Publishing History has something of a Balkan status in this country's universities. Bibliography, sociology, economic history periodically lay claim to it: none is prepared to grant it the dignity of a subject or area of study in its own right. In the past few years there were signs that publishing history might form itself into something coherent. There was the foundation of the learned journal, Publishing History, in 1977. Its publishers, Chadwyck Healey, embarked on a laudable, if sisyphean, programme of microfilming whole sets of publishers' records. Meanwhile libraries - notably that of the University of Reading - systematically acquired and sorted publishers' archives. But we still lack anything comparable to the German Archiv für Geschichte des Buchwesens. Nor does Britain have an equivalent to John Tebbel's multivolume history of American publishing. The student of the subject in this country (particularly if he is interested in contemporary matters) will find himself dredging through the pages of more or less hagiographic 'house histories' and the nuts-and-bolts trade material to be found in the weekly columns of the Bookseller. Direct approaches to publishers and agents (though some are helpful) are commonly turned away. And, one suspects, many British publishers have simply junked their dead files.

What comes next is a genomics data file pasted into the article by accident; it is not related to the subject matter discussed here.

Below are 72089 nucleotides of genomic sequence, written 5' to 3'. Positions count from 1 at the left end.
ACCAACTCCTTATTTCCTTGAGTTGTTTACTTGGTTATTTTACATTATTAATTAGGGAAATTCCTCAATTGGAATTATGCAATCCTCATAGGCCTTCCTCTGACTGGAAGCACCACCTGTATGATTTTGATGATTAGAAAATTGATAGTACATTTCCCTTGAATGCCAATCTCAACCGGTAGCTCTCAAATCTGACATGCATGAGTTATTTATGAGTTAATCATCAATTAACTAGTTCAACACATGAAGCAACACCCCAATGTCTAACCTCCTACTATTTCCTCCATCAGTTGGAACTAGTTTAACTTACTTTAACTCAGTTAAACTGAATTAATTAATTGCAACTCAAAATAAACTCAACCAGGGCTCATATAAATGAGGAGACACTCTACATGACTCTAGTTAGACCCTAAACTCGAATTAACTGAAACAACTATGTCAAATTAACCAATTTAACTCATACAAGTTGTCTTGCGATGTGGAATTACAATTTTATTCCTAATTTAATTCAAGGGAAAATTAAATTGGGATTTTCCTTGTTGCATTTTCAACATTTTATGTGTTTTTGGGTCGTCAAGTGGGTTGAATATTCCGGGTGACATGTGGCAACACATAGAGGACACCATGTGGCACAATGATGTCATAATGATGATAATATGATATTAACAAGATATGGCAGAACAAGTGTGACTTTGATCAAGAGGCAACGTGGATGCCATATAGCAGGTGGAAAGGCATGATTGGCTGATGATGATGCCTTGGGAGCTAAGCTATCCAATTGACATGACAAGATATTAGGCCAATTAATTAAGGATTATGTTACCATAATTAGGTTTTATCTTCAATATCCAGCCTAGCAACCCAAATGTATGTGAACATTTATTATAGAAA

LRB 17 February 1983 | PDF Download